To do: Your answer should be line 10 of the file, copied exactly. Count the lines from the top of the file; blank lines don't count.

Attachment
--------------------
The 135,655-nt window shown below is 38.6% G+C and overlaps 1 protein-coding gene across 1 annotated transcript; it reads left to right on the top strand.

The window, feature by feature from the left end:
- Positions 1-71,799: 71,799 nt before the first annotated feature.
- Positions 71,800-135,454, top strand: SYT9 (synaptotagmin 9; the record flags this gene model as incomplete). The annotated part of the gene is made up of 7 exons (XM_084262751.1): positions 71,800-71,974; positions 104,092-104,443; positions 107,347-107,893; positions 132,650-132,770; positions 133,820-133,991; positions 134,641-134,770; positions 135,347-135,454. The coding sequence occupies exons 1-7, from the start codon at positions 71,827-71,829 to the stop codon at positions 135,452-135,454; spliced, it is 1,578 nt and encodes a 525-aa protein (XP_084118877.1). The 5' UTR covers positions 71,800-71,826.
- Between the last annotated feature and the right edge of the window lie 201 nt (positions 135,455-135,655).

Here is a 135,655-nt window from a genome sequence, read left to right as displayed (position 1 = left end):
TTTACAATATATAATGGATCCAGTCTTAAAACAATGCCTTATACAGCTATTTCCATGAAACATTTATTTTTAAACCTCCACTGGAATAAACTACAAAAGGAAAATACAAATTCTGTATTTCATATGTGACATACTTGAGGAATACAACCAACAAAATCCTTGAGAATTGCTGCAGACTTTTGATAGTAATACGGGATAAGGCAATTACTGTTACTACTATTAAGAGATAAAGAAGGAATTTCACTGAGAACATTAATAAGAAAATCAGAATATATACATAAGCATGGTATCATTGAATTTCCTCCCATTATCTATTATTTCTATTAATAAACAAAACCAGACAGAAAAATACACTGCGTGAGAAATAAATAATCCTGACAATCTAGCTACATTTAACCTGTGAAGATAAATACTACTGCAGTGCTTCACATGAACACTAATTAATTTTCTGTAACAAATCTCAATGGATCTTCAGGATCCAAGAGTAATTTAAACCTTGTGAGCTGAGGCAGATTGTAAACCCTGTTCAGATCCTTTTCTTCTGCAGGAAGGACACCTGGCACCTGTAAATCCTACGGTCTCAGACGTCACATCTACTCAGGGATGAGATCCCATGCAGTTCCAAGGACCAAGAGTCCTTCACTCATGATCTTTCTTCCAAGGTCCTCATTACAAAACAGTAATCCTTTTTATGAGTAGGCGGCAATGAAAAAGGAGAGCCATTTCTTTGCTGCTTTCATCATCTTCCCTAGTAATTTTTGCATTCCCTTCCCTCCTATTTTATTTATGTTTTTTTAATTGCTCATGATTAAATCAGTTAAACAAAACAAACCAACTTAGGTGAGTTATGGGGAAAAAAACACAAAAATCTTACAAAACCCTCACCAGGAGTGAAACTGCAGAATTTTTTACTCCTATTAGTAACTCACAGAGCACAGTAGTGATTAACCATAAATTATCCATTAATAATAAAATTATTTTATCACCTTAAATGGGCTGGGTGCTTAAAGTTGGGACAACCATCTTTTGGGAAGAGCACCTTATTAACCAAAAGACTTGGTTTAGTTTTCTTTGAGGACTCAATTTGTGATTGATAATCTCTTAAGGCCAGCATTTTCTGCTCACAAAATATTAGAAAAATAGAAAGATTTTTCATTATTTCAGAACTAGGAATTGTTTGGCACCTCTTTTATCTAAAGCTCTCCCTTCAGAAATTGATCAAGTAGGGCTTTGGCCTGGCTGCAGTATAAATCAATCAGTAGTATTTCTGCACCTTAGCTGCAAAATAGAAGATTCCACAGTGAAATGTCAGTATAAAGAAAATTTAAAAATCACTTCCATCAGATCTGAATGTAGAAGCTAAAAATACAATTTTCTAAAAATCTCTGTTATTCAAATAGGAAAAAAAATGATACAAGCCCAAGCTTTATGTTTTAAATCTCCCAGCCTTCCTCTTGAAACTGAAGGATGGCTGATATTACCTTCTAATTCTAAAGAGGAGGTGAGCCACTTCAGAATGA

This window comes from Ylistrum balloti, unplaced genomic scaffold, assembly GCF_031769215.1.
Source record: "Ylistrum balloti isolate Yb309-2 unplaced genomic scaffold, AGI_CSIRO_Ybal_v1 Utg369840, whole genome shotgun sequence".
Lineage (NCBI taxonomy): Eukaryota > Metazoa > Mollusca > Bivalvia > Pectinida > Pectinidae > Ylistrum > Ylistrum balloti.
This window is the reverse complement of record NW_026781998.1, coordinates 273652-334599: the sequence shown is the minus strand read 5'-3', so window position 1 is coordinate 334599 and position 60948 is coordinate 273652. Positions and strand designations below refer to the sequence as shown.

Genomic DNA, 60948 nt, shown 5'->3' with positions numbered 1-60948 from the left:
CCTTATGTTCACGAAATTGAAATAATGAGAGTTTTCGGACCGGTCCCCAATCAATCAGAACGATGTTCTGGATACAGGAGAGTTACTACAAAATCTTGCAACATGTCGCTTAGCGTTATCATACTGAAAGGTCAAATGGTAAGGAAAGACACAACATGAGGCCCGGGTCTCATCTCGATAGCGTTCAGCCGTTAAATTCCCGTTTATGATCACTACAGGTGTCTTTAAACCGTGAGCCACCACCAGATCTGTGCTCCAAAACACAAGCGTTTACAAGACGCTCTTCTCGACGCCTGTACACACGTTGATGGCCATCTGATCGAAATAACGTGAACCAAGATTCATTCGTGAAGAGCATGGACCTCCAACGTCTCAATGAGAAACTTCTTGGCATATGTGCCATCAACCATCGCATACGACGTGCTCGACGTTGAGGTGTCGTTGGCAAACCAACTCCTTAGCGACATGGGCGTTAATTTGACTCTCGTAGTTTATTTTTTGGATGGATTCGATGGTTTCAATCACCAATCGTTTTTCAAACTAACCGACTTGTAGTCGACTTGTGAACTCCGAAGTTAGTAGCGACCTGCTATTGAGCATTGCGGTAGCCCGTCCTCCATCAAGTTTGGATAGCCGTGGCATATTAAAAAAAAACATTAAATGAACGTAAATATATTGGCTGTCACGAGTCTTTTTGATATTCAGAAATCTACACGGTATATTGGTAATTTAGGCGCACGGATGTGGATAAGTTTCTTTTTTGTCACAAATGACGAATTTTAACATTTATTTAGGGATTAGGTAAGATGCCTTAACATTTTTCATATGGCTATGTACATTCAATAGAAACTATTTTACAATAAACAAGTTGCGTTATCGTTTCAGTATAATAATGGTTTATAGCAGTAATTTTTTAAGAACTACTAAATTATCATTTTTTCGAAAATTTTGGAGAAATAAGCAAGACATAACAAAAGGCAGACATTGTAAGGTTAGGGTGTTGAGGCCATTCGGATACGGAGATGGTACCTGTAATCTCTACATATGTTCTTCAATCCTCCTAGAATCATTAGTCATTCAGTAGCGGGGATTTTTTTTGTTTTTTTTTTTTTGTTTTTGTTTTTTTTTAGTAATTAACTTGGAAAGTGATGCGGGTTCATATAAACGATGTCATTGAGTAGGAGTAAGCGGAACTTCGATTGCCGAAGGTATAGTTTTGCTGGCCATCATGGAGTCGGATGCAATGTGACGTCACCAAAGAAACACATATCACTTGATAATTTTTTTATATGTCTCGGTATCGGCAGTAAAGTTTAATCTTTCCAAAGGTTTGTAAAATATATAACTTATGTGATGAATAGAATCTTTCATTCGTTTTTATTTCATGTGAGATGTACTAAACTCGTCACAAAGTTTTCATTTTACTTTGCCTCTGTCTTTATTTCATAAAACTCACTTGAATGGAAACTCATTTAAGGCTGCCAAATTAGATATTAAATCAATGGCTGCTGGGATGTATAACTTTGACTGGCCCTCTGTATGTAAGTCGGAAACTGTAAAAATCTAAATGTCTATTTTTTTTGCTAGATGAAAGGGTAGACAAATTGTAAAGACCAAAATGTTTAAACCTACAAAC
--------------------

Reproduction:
Lineage (NCBI taxonomy): Eukaryota > Metazoa > Mollusca > Bivalvia > Pectinida > Pectinidae > Ylistrum > Ylistrum balloti.